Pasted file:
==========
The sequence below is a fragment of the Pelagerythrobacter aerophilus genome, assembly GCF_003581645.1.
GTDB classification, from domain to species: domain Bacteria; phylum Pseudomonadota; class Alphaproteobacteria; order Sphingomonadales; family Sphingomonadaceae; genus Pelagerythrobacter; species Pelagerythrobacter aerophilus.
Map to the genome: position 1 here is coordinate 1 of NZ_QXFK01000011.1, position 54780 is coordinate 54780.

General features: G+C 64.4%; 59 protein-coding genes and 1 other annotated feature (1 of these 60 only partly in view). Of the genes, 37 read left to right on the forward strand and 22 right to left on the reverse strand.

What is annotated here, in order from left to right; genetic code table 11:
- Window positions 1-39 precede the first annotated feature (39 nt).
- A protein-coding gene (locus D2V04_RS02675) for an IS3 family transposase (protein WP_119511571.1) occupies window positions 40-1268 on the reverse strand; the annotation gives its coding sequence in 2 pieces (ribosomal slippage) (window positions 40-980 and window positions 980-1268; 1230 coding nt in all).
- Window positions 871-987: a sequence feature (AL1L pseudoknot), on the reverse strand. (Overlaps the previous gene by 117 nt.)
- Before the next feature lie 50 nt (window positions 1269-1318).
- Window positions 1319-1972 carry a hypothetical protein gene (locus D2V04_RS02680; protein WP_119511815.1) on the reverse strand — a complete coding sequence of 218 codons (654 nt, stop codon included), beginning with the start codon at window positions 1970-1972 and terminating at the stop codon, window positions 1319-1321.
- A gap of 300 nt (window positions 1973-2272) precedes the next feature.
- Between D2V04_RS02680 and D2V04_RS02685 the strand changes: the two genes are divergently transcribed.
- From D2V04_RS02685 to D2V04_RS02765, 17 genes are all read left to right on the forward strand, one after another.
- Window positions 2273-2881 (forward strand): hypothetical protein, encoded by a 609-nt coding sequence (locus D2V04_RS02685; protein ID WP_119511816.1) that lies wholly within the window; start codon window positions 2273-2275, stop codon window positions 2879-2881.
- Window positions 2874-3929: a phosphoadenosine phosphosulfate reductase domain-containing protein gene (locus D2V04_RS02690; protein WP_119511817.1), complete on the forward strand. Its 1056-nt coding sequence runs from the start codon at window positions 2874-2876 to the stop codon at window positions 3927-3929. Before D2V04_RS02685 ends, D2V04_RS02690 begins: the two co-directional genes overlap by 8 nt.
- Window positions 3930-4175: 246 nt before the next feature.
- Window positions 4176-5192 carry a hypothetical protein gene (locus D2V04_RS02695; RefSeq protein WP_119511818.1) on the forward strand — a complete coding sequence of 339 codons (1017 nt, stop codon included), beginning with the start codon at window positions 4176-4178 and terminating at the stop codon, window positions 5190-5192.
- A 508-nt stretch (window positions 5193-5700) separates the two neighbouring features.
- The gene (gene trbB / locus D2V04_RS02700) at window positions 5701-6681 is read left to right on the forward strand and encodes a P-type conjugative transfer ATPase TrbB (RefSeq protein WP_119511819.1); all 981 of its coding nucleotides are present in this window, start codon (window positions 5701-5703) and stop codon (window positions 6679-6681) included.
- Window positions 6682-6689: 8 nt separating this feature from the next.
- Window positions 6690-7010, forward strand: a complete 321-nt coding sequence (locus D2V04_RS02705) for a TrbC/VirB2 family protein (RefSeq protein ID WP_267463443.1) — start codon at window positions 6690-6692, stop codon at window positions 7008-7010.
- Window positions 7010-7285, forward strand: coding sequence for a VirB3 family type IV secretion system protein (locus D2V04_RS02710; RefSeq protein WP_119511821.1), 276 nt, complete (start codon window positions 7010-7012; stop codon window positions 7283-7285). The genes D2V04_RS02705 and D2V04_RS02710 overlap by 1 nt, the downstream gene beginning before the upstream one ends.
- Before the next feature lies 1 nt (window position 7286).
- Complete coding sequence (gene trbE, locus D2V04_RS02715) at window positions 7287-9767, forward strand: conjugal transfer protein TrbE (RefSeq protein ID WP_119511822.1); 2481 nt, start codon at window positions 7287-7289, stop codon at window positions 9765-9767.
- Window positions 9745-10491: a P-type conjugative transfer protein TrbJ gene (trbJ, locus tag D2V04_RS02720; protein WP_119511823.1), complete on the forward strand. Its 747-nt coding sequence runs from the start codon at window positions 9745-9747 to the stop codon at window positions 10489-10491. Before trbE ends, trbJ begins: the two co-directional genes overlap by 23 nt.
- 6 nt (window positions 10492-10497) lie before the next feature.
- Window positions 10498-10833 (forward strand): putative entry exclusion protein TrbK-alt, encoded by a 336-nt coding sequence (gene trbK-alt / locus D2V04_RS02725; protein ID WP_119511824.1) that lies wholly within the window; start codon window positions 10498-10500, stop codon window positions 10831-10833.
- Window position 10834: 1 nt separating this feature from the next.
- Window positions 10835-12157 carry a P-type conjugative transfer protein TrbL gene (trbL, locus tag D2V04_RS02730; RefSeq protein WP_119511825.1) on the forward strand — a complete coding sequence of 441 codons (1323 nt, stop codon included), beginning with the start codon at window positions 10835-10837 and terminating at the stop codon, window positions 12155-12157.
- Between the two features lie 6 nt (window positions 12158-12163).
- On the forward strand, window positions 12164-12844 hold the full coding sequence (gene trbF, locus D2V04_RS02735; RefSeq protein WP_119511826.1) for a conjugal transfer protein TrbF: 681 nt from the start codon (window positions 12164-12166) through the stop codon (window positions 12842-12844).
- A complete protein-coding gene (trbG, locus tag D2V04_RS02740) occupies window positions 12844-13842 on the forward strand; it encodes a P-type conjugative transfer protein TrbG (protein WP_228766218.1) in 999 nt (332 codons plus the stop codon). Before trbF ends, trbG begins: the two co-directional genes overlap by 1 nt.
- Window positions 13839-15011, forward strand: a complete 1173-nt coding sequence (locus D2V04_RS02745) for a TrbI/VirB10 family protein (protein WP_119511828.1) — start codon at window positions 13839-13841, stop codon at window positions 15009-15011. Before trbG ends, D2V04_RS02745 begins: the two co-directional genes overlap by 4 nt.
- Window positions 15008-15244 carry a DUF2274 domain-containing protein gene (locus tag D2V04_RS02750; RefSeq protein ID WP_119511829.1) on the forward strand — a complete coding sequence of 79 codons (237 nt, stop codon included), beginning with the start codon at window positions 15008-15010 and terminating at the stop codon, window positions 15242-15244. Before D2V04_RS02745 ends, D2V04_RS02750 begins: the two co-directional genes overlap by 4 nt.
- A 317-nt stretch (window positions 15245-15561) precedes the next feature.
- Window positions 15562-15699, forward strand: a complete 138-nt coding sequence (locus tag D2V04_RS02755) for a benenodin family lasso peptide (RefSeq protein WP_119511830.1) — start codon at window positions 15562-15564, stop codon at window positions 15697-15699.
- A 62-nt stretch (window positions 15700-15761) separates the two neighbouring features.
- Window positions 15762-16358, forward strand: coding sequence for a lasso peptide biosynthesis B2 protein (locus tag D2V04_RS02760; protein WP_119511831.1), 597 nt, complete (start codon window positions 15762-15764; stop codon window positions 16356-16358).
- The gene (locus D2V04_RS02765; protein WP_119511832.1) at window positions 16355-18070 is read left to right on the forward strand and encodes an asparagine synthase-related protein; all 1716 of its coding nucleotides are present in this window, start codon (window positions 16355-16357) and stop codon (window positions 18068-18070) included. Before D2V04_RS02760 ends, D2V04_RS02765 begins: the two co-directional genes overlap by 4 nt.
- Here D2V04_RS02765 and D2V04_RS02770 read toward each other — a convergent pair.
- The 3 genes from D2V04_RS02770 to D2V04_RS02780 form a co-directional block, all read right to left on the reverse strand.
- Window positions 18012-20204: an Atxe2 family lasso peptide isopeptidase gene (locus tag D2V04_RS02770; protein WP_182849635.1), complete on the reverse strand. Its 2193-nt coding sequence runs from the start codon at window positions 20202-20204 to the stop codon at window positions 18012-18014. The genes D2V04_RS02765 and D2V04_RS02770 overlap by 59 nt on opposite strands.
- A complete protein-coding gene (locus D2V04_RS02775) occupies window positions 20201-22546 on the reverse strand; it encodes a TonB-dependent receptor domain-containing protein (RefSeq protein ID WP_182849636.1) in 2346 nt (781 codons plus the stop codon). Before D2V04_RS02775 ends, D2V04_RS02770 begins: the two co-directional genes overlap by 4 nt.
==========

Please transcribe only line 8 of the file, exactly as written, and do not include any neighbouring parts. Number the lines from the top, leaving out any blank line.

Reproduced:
- Window positions 871-987: a sequence feature (AL1L pseudoknot), on the reverse strand. (Overlaps the previous gene by 117 nt.)